How to Help Your Dog if They Get Hurt

Having a dog is a lifestyle choice. They soon become a valued member of your family, and you ultimately shape your life around them and their well-being too. If the day ever comes when they get hurt either through an accidental injury or something more catastrophic, you need to be prepared. This looks like many different things. This article explains all about how to help your treasured dog if they become hurt.

Immediate Action

In the first moments after the injury occurs, time might feel like it has slowed down. Your brain will be in panic mode while you assess what has happened and what the consequences of this are for your pet. There are some immediate things that you can do to help your dog.

Do Whatever You Can to Make Them Safe
Sometimes, just like with people, moving your dog is not the best idea. It might exacerbate their injuries and cause further damage, or it might not even be possible. Where you can see a clear path forward and you have made all the necessary observations as to how safe it is, it is time to do whatever you can to make them comfortable and remove them from danger.

  • Keep them warm with any spare layers of clothing
  • Do not remove any objects that are stabbed into the animal
  • Only pick them up if you have access to the whole body and can do so safely without causing further damage

Emergency Vet Attendance
If the injury looks substantial, it is always safer to see a vet. Emergency vets can be expensive; however, they are often the only option to ensure your dog gets the help they need. Finding an expert travelling pet hospital is easier than ever, and there are some companies that truly outshine their competition in this area. So, always lean on someone reliable because your dog is more than worth it.

Be There for Them
The best thing any owner can do in this situation is present for their dog. Dogs and their primary person have a unique bond, and they will feel comfort from your presence. Even though it may be hard, and you might feel useless, sticking by their side and offering your voice as a reassuring companion will help more than you know. Just like when you’re feeling poorly or stressed out, and your pet comes to you to show you they’re here no matter what, you get to return the favour.

After the Fact

Once you have dealt with the immediate aftermath in the best way possible, your dog has received medical treatment if necessary, and you are now in the chapter of recovery, this is new territory for both of you. There may be some adjustments that need to happen, and regardless of how big or small, these are it can be difficult to implement and bounce back. For life post-incident, there are often five core areas that owners have to adapt to.

Adjusting Your Outdoor Space
If your dog has compromised a leg, whether it is lost forever or in a pot while it heals from a break, your outdoor space will need some tweaking to make it safe. They will not be able to exert themselves while recovering, so things like steps and drops need to be made safe. Try to cordon off a completely neutral and appropriate area of the outside space that they can have their nature fix in and you can stick with them to supervise.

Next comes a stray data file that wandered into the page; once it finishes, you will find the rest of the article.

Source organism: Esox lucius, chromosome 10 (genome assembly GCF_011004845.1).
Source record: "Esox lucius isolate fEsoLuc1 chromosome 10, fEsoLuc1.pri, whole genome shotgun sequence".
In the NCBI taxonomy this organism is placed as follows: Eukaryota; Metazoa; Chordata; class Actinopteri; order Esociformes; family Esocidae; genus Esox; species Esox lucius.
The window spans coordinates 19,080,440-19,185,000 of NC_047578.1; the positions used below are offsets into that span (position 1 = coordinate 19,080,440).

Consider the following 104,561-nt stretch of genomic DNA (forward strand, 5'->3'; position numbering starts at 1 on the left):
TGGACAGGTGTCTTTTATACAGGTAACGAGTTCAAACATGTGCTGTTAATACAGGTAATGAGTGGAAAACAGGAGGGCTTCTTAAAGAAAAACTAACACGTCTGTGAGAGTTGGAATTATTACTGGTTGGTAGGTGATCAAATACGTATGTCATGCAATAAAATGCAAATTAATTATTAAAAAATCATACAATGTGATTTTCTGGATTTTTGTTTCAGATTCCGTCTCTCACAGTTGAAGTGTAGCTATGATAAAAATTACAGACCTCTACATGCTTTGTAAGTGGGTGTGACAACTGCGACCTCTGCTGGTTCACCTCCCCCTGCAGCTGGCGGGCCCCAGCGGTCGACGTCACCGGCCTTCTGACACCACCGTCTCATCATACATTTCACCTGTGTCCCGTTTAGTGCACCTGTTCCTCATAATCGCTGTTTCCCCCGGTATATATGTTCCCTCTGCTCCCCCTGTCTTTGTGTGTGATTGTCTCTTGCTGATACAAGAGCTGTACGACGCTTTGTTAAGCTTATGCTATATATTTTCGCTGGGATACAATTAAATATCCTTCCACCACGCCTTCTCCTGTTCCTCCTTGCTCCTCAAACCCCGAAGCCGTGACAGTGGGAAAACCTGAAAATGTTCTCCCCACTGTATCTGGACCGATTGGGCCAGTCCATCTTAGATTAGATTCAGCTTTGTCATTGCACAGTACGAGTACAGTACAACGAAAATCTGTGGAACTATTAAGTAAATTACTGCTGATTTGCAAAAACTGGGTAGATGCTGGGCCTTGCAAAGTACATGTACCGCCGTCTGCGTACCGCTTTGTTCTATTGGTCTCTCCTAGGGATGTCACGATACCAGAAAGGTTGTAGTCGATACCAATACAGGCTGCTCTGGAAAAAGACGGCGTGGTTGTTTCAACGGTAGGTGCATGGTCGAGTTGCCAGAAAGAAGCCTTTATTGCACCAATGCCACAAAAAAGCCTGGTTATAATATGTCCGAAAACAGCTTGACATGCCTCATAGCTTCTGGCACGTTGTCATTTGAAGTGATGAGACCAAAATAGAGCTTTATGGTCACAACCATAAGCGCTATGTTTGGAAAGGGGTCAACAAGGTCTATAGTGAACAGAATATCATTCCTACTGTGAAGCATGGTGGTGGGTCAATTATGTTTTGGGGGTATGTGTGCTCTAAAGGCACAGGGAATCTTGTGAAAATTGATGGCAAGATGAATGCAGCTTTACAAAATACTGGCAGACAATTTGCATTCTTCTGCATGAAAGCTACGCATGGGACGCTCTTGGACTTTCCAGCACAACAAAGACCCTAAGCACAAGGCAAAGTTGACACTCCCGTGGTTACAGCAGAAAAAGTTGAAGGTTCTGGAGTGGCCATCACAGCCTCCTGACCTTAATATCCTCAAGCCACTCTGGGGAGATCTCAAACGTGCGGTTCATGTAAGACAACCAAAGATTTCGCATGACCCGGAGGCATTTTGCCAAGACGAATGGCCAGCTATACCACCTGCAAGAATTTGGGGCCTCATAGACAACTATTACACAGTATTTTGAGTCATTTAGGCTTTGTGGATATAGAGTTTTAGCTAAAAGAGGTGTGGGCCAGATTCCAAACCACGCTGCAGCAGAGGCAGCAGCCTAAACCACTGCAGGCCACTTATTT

Accommodating Injuries
No matter how serious or small the injury, there are bound to be accommodations. Your house, in addition to the garden area, will be a hazard until they are better once more. This means you have to up your level of supervision and support. Their walk schedule will likely be interrupted, which could lead to some adverse behaviour for a while. Your animal might be stressed or in pain, and you are its key advocate in these circumstances. Ensure they have all the pain medication they need, complete comfort and warmth, and are not left alone while they return to health.

Managing Downtime with an Active Breed
Injuries in active breeds are harder to navigate. Your dog will naturally have a bigger amount of pent-up energy that they need to release, and will undoubtedly be yearning for uncapped zoomies once more. However, as sorry as you feel for them, it is in their best interests to restrict their movements until everything is as it should be. Keep them on a lead during their outside time, and try to move towards more gentle games and increase the one-to-one affection ratio as well. The more attention they get, the easier this transitional period will be for both of you.

Tips for Administering Medication
Helping your dog take their medicine, as every dog owner will know, is difficult. Some breeds take it better than others, and some are easier to fool. However, plenty of dogs out there know what we’re trying to do and have clever (but cheeky) ways of avoiding what needs to be done. The best tip for medication aversion behaviour is to use their favourite food to get the job done. The liquid medication is undeniably easier to inject into a tasty sausage, but tablets can be broken up. Always monitor your dog to make sure it has actually gone where it should go because appearances can be deceiving.

Staying Up to Date with Vet Appointments
Finally, attending all the follow-up appointments is non-negotiable. A vet is the only person who can tell you the progress of recovery and adjust treatment plans too.

When your dog gets hurts it is naturally extremely distressing for both of you. It is essential that you seek medical attention to assess the extent of the injury and receive the most appropriate and nurturing course of action moving forward. While some accidents are easy to return to normal life afterwards, others are more debilitating and will require some big adjustments. Your pet needs you to be their voice and advocate for their needs, so listen and speak up and do what’s right for your dog.

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